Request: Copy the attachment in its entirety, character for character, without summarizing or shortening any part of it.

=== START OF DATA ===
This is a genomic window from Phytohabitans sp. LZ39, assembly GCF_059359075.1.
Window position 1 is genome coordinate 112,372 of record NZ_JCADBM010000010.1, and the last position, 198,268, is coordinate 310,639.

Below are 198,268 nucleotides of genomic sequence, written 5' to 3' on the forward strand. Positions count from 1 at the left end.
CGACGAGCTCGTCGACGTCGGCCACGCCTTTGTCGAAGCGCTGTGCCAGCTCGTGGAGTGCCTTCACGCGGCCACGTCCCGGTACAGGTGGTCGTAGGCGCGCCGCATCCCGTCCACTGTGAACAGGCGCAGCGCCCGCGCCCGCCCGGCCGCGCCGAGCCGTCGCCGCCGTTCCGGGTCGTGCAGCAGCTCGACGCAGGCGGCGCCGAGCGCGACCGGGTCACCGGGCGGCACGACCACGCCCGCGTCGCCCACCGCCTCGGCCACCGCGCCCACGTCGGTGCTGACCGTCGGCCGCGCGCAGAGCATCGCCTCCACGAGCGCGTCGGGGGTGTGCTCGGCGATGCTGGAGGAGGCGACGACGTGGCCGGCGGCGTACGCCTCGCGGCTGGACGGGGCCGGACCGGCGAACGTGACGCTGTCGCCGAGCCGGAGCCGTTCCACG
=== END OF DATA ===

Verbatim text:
This is a genomic window from Phytohabitans sp. LZ39, assembly GCF_059359075.1.
Window position 1 is genome coordinate 112,372 of record NZ_JCADBM010000010.1, and the last position, 198,268, is coordinate 310,639.

Below are 198,268 nucleotides of genomic sequence, written 5' to 3' on the forward strand. Positions count from 1 at the left end.
CGACGAGCTCGTCGACGTCGGCCACGCCTTTGTCGAAGCGCTGTGCCAGCTCGTGGAGTGCCTTCACGCGGCCACGTCCCGGTACAGGTGGTCGTAGGCGCGCCGCATCCCGTCCACTGTGAACAGGCGCAGCGCCCGCGCCCGCCCGGCCGCGCCGAGCCGTCGCCGCCGTTCCGGGTCGTGCAGCAGCTCGACGCAGGCGGCGCCGAGCGCGACCGGGTCACCGGGCGGCACGACCACGCCCGCGTCGCCCACCGCCTCGGCCACCGCGCCCACGTCGGTGCTGACCGTCGGCCGCGCGCAGAGCATCGCCTCCACGAGCGCGTCGGGGGTGTGCTCGGCGATGCTGGAGGAGGCGACGACGTGGCCGGCGGCGTACGCCTCGCGGCTGGACGGGGCCGGACCGGCGAACGTGACGCTGTCGCCGAGCCGGAGCCGTTCCACG